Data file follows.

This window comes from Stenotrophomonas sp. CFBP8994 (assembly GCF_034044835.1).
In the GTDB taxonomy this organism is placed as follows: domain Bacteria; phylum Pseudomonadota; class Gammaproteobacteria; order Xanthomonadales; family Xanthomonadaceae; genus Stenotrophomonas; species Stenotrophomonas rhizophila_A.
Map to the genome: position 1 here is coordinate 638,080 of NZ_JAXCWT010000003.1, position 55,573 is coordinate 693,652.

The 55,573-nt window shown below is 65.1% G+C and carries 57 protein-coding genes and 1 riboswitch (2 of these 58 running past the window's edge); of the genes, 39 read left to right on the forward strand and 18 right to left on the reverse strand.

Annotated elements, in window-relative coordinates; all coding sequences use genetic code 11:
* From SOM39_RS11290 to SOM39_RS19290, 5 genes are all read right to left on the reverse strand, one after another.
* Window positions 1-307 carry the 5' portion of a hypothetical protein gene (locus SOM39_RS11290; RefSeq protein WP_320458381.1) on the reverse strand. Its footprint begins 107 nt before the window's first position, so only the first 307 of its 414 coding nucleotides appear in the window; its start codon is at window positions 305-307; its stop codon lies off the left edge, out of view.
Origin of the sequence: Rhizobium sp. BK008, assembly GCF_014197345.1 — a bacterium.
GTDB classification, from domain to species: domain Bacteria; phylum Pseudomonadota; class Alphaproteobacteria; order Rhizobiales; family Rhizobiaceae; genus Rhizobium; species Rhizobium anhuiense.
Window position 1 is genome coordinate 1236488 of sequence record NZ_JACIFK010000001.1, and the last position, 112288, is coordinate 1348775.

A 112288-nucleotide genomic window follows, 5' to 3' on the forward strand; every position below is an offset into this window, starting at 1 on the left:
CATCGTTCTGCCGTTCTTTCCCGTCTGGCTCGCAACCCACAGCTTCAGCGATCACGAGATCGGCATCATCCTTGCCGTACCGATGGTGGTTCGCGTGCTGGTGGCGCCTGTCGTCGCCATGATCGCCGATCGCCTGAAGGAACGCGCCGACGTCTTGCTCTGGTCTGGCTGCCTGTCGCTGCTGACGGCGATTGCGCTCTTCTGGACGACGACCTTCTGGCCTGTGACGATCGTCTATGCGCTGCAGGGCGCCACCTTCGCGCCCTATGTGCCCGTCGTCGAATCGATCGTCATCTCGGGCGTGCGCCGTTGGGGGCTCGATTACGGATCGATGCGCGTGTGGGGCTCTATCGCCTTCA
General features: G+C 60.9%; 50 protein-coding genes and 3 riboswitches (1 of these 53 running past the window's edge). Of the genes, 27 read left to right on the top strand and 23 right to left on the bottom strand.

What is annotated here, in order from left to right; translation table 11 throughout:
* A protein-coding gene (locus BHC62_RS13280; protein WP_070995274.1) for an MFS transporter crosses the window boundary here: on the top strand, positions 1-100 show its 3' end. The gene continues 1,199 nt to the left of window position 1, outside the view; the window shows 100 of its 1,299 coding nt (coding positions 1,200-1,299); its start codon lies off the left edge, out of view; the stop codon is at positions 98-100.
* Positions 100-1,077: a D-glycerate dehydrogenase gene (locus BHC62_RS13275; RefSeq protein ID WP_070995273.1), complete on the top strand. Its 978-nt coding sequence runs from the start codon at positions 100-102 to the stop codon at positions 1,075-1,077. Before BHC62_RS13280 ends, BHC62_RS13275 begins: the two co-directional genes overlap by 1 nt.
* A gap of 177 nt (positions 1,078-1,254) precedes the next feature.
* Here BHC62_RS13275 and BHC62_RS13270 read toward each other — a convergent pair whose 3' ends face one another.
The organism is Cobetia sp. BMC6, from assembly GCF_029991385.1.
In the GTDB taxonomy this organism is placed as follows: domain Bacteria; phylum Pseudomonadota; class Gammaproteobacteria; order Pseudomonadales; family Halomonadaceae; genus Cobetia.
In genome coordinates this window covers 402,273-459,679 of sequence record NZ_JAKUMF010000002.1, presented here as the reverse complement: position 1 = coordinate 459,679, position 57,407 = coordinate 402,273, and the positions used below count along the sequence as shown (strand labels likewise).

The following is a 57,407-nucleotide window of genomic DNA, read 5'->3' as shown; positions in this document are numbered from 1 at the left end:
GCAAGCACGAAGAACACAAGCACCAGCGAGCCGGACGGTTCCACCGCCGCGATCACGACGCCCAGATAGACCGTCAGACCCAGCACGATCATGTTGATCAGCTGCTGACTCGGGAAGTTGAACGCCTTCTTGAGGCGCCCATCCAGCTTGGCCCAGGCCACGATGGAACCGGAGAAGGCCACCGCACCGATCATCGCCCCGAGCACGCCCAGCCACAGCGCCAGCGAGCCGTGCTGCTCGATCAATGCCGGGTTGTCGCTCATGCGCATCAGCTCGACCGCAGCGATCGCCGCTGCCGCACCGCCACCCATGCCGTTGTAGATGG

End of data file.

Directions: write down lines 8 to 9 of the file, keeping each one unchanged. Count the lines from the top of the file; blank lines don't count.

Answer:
Origin of the sequence: Rhizobium sp. BK008, assembly GCF_014197345.1 — a bacterium.
GTDB classification, from domain to species: domain Bacteria; phylum Pseudomonadota; class Alphaproteobacteria; order Rhizobiales; family Rhizobiaceae; genus Rhizobium; species Rhizobium anhuiense.